What does Covid mean for carbon emissions?


High carbon emissions have plagued our planet ever since the industrial revolution began nearly 300 years ago. Global carbon emissions remained sky high in 2019, landing at a total of 33 gigatonnes. Could a global pandemic be the answer to skyrocketing carbon emissions?

Covid-19: A blessing in disguise?

It has been a hectic year. Covid-19 has run rampant through entire continents, devastated families, overwhelmed hospitals and brought the global economy to a grinding halt. The virus has manifested itself as the ultimate ice-breaker and seems to creep its way into the centre of almost every conversation.

Despite the struggles brought about by the virus, there was underlying hope that there might be a silver lining after all – with the majority of the world shut down, experts estimated a 7% fall in carbon emissions. World leaders and the general public speculated that global emissions would decrease exponentially as we navigated through the pandemic. Nobody was going anywhere, public transport was restricted, shops and businesses were closed, so surely emissions were slashed?

How did the pandemic affect carbon emissions?

Overall, the first half of April 2020 saw the most comprehensive and strict lockdown procedures worldwide, with daily carbon emissions down 17% compared to 2019’s figures. A total, global fall of 6.4% was recorded at the height of the pandemic, largely down to China’s lockdown. The manufacturing haven of the world shut down the majority of its operations, and saw a 25% reduction in carbon emissions over a 4-week period, however emissions recovered exponentially over a 7-week period. 

Similarly, the United States reported a drop of 650 million tonnes in carbon emissions, nearly 25% of global reductions. However, like China, this was nothing more than a blip, as manufacturing and general industrial activity resumed soon after the initial shutdown, with economic and industrial activities soon getting back into their stride.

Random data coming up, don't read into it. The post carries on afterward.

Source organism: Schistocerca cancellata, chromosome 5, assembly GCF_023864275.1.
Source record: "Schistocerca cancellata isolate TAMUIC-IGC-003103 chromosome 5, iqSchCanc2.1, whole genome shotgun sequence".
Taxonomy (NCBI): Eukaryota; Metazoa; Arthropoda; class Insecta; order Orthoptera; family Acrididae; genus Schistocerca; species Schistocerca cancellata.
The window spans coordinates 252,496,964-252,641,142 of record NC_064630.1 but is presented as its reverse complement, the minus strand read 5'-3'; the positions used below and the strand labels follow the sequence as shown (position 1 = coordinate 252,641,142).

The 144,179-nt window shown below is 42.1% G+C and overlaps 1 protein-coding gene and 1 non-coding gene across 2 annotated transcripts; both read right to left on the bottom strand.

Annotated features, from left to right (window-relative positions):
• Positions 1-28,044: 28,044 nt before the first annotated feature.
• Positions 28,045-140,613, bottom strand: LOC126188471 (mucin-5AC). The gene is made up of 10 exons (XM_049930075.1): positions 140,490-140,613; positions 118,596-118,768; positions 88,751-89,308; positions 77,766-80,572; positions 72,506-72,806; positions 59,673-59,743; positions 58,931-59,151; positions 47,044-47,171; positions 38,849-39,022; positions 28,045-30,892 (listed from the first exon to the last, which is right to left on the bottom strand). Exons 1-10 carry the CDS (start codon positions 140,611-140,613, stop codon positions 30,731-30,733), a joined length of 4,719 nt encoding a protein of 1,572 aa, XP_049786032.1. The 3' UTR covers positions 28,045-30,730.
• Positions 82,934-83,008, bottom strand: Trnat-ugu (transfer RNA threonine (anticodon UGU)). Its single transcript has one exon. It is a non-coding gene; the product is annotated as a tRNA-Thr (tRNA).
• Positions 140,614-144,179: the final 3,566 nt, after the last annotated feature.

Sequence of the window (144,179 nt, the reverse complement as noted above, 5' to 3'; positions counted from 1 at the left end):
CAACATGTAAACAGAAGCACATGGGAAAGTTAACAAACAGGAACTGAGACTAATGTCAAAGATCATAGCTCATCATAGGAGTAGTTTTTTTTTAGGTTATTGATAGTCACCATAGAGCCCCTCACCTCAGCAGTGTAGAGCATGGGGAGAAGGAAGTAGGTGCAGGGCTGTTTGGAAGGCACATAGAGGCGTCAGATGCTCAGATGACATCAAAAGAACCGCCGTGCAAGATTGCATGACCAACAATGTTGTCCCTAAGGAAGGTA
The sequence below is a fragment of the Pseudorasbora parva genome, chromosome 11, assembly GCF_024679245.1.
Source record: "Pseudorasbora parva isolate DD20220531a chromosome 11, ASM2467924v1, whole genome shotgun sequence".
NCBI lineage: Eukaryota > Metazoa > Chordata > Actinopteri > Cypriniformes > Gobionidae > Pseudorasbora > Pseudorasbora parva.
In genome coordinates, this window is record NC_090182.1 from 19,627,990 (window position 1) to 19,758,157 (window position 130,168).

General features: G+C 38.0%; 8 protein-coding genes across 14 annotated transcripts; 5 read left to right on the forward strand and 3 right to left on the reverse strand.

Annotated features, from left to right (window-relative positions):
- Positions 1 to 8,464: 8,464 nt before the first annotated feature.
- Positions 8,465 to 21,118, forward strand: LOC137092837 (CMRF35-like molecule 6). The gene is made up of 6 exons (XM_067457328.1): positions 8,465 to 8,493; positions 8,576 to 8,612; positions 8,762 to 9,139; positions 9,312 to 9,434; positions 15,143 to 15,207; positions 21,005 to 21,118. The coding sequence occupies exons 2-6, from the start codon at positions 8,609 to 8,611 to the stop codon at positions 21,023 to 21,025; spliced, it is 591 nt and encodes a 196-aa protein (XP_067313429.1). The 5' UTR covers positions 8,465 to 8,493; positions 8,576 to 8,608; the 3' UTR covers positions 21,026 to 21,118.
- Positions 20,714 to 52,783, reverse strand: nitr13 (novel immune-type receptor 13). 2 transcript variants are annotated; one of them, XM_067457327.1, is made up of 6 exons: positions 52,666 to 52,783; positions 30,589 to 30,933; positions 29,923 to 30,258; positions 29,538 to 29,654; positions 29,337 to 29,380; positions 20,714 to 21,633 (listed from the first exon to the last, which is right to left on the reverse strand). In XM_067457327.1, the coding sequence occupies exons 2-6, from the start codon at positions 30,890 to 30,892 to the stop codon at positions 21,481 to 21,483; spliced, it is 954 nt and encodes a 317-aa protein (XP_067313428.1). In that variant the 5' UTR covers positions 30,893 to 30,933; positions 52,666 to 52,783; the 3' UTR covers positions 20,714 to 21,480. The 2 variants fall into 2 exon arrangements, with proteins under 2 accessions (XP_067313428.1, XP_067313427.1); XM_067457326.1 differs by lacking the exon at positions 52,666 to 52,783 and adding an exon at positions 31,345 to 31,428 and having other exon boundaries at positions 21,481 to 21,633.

India experienced similar disruption, with a decline in emissions of roughly 200 million tonnes.

So while economic giants did see sharp falls in carbon emissions, they were short-lived, they came at the price of harsh restrictions and nationwide lockdowns, and rebounds to original levels are inevitable. 

What about this year?

According to the executive director of the IEA, Fatih Birol, “the increase in emissions this year is set to be the second biggest in history, second only to the rebound from the financial crisis”. Scientists branded the brief lowering of carbon emissions in 2019 as “a drop in the ocean”, and 2021 levels are expected to return to and surpass 2019 numbers. 

The future

2019 (pre-covid) was a sign that clean energy transitions were picking up pace. Global emissions sourced directly from coal use were down 1.3% from 2018 (200 million tonnes). Trends suggested that power sector emissions were on the decline, with advanced economies reporting a fall of 1.2%. 

In the case of Covid-19, however, the brief decline in carbon emissions was not due to structural change, but a result of forced restrictions brought about by the virus. A study documented by the BBC concluded that by 2030, Covid-19 will have reduced global temperatures by just 0.01C. With economies recovering and manufacturers racing to resume production, it is no surprise that experts are almost unphased by the brief reduction in carbon emissions. The race is on to resume normality.

Global pandemics are not the solution to ever-increasing carbon emissions, specific and measurable climate action is. There is hope that the Climate Pledge of 2020, with signatures from over 105 of the top corporations worldwide, will mobilise strategies to lower emissions without such drastic consequences like worldwide lockdowns or disruptions to daily service. Efforts are being made to reach a state of carbon neutrality by 2050, where carbon emissions are balanced by carbon offsetting (the removal of atmospheric CO2). 

Make sure to keep up with the discussion over at our socials (links), and check out our blog post about how CO2 levels affect your personal health – you may just re-evaluate your own carbon footprint!